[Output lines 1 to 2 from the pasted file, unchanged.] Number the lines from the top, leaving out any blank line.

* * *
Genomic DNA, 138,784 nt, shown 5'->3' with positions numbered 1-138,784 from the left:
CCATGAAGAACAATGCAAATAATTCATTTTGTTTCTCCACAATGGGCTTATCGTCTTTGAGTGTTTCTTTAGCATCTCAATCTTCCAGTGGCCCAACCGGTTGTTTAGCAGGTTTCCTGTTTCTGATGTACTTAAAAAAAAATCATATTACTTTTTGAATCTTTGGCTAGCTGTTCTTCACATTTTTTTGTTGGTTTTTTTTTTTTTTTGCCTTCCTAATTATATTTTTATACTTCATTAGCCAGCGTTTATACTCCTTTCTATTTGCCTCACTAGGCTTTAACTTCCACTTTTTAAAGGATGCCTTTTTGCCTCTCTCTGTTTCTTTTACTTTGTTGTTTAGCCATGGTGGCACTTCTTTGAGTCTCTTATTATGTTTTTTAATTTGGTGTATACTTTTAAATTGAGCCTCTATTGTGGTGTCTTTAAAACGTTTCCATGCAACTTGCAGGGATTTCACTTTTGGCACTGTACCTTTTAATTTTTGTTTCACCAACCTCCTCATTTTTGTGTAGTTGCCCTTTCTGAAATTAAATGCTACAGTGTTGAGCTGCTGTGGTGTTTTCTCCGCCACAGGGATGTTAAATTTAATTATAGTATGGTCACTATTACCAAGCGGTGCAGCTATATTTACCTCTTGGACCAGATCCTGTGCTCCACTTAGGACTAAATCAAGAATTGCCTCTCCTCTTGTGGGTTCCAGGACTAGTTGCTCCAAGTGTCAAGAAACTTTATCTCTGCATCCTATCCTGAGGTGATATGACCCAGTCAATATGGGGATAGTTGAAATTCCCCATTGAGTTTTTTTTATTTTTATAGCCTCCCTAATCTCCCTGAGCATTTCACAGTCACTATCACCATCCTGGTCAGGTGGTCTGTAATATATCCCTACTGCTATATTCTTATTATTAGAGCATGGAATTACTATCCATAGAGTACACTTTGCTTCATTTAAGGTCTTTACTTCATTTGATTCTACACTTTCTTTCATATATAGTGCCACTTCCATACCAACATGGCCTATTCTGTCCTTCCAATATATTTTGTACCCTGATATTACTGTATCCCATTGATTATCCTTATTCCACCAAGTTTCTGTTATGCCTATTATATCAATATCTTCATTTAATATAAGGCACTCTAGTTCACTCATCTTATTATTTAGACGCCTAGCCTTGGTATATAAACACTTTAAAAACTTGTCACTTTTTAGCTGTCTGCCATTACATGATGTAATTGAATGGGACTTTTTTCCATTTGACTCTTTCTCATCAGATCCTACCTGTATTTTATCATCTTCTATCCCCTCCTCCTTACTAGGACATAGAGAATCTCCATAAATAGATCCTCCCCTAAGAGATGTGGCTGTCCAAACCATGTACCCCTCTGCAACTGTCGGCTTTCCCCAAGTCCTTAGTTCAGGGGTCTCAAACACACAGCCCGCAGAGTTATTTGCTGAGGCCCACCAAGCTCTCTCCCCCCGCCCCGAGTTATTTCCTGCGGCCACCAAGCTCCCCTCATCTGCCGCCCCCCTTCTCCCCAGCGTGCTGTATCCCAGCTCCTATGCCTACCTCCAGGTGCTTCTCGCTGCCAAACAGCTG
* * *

Genomic DNA, 138,784 nt, shown 5'->3' with positions numbered 1-138,784 from the left:
CCATGAAGAACAATGCAAATAATTCATTTTGTTTCTCCACAATGGGCTTATCGTCTTTGAGTGTTTCTTTAGCATCTCAATCTTCCAGTGGCCCAACCGGTTGTTTAGCAGGTTTCCTGTTTCTGATGTACTTAAAAAAAAATCATATTACTTTTTGAATCTTTGGCTAGCTGTTCTTCACATTTTTTTGTTGGTTTTTTTTTTTTTTTGCCTTCCTAATTATATTTTTATACTTCATTAGCCAGCGTTTATACTCCTTTCTATTTGCCTCACTAGGCTTTAACTTCCACTTTTTAAAGGATGCCTTTTTGCCTCTCTCTGTTTCTTTTACTTTGTTGTTTAGCCATGGTGGCACTTCTTTGAGTCTCTTATTATGTTTTTTAATTTGGTGTATACTTTTAAATTGAGCCTCTATTGTGGTGTCTTTAAAACGTTTCCATGCAACTTGCAGGGATTTCACTTTTGGCACTGTACCTTTTAATTTTTGTTTCACCAACCTCCTCATTTTTGTGTAGTTGCCCTTTCTGAAATTAAATGCTACAGTGTTGAGCTGCTGTGGTGTTTTCTCCGCCACAGGGATGTTAAATTTAATTATAGTATGGTCACTATTACCAAGCGGTGCAGCTATATTTACCTCTTGGACCAGATCCTGTGCTCCACTTAGGACTAAATCAAGAATTGCCTCTCCTCTTGTGGGTTCCAGGACTAGTTGCTCCAAGTGTCAAGAAACTTTATCTCTGCATCCTATCCTGAGGTGATATGACCCAGTCAATATGGGGATAGTTGAAATTCCCCATTGAGTTTTTTTTATTTTTATAGCCTCCCTAATCTCCCTGAGCATTTCACAGTCACTATCACCATCCTGGTCAGGTGGTCTGTAATATATCCCTACTGCTATATTCTTATTATTAGAGCATGGAATTACTATCCATAGAGTACACTTTGCTTCATTTAAGGTCTTTACTTCATTTGATTCTACACTTTCTTTCATATATAGTGCCACTTCCATACCAACATGGCCTATTCTGTCCTTCCAATATATTTTGTACCCTGATATTACTGTATCCCATTGATTATCCTTATTCCACCAAGTTTCTGTTATGCCTATTATATCAATATCTTCATTTAATATAAGGCACTCTAGTTCACTCATCTTATTATTTAGACGCCTAGCCTTGGTATATAAACACTTTAAAAACTTGTCACTTTTTAGCTGTCTGCCATTACATGATGTAATTGAATGGGACTTTTTTCCATTTGACTCTTTCTCATCAGATCCTACCTGTATTTTATCATCTTCTATCCCCTCCTCCTTACTAGGACATAGAGAATCTCCATAAATAGATCCTCCCCTAAGAGATGTGGCTGTCCAAACCATGTACCCCTCTGCAACTGTCGGCTTTCCCCAAGTCCTTAGTTCAGGGGTCTCAAACACACAGCCCGCAGAGTTATTTGCTGAGGCCCACCAAGCTCTCTCCCCCCGCCCCGAGTTATTTCCTGCGGCCACCAAGCTCCCCTCATCTGCCGCCCCCCTTCTCCCCAGCGTGCTGTATCCCAGCTCCTATGCCTACCTCCAGGTGCTTCTCGCTGCCAAACAGCTG